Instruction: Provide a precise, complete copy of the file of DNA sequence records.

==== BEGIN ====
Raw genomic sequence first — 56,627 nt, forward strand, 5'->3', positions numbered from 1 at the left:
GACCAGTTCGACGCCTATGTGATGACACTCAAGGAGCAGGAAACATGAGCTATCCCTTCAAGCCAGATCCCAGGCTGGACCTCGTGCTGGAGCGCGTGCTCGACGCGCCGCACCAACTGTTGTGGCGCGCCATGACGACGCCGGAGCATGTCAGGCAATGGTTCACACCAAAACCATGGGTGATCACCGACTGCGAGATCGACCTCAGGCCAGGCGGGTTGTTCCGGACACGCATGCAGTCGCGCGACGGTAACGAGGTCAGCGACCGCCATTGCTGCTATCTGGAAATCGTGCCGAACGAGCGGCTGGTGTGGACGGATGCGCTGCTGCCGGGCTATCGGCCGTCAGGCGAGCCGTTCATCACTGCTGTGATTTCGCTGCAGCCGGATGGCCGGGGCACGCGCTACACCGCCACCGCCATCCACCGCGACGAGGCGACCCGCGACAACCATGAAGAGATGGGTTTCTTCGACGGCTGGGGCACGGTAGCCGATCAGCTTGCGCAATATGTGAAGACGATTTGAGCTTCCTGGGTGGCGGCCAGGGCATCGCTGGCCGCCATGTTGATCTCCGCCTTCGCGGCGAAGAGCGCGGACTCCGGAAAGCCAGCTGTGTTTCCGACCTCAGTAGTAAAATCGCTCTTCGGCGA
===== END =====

Raw genomic sequence first — 56,627 nt, forward strand, 5'->3', positions numbered from 1 at the left:
GACCAGTTCGACGCCTATGTGATGACACTCAAGGAGCAGGAAACATGAGCTATCCCTTCAAGCCAGATCCCAGGCTGGACCTCGTGCTGGAGCGCGTGCTCGACGCGCCGCACCAACTGTTGTGGCGCGCCATGACGACGCCGGAGCATGTCAGGCAATGGTTCACACCAAAACCATGGGTGATCACCGACTGCGAGATCGACCTCAGGCCAGGCGGGTTGTTCCGGACACGCATGCAGTCGCGCGACGGTAACGAGGTCAGCGACCGCCATTGCTGCTATCTGGAAATCGTGCCGAACGAGCGGCTGGTGTGGACGGATGCGCTGCTGCCGGGCTATCGGCCGTCAGGCGAGCCGTTCATCACTGCTGTGATTTCGCTGCAGCCGGATGGCCGGGGCACGCGCTACACCGCCACCGCCATCCACCGCGACGAGGCGACCCGCGACAACCATGAAGAGATGGGTTTCTTCGACGGCTGGGGCACGGTAGCCGATCAGCTTGCGCAATATGTGAAGACGATTTGAGCTTCCTGGGTGGCGGCCAGGGCATCGCTGGCCGCCATGTTGATCTCCGCCTTCGCGGCGAAGAGCGCGGACTCCGGAAAGCCAGCTGTGTTTCCGACCTCAGTAGTAAAATCGCTCTTCGGCGA